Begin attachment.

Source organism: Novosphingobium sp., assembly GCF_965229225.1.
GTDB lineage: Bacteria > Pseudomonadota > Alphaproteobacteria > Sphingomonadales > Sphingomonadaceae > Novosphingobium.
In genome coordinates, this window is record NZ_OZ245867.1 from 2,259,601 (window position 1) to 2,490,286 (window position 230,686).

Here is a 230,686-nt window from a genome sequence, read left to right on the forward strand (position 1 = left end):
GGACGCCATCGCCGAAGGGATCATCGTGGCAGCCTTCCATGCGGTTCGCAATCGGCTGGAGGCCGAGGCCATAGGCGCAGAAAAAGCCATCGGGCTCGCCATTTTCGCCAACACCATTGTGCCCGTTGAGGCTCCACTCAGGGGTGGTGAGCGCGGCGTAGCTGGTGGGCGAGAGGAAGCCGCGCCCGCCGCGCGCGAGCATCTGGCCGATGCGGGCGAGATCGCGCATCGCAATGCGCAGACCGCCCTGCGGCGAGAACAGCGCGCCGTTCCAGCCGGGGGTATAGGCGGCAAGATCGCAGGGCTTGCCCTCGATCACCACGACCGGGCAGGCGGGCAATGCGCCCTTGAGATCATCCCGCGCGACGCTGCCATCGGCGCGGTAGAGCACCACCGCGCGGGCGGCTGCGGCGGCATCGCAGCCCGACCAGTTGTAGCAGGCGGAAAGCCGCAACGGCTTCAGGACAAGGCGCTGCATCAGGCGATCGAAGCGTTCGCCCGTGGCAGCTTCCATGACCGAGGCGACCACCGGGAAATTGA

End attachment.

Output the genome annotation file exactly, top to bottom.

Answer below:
Source organism: Novosphingobium sp., assembly GCF_965229225.1.
GTDB lineage: Bacteria > Pseudomonadota > Alphaproteobacteria > Sphingomonadales > Sphingomonadaceae > Novosphingobium.
In genome coordinates, this window is record NZ_OZ245867.1 from 2,259,601 (window position 1) to 2,490,286 (window position 230,686).

Here is a 230,686-nt window from a genome sequence, read left to right on the forward strand (position 1 = left end):
GGACGCCATCGCCGAAGGGATCATCGTGGCAGCCTTCCATGCGGTTCGCAATCGGCTGGAGGCCGAGGCCATAGGCGCAGAAAAAGCCATCGGGCTCGCCATTTTCGCCAACACCATTGTGCCCGTTGAGGCTCCACTCAGGGGTGGTGAGCGCGGCGTAGCTGGTGGGCGAGAGGAAGCCGCGCCCGCCGCGCGCGAGCATCTGGCCGATGCGGGCGAGATCGCGCATCGCAATGCGCAGACCGCCCTGCGGCGAGAACAGCGCGCCGTTCCAGCCGGGGGTATAGGCGGCAAGATCGCAGGGCTTGCCCTCGATCACCACGACCGGGCAGGCGGGCAATGCGCCCTTGAGATCATCCCGCGCGACGCTGCCATCGGCGCGGTAGAGCACCACCGCGCGGGCGGCTGCGGCGGCATCGCAGCCCGACCAGTTGTAGCAGGCGGAAAGCCGCAACGGCTTCAGGACAAGGCGCTGCATCAGGCGATCGAAGCGTTCGCCCGTGGCAGCTTCCATGACCGAGGCGACCACCGGGAAATTGA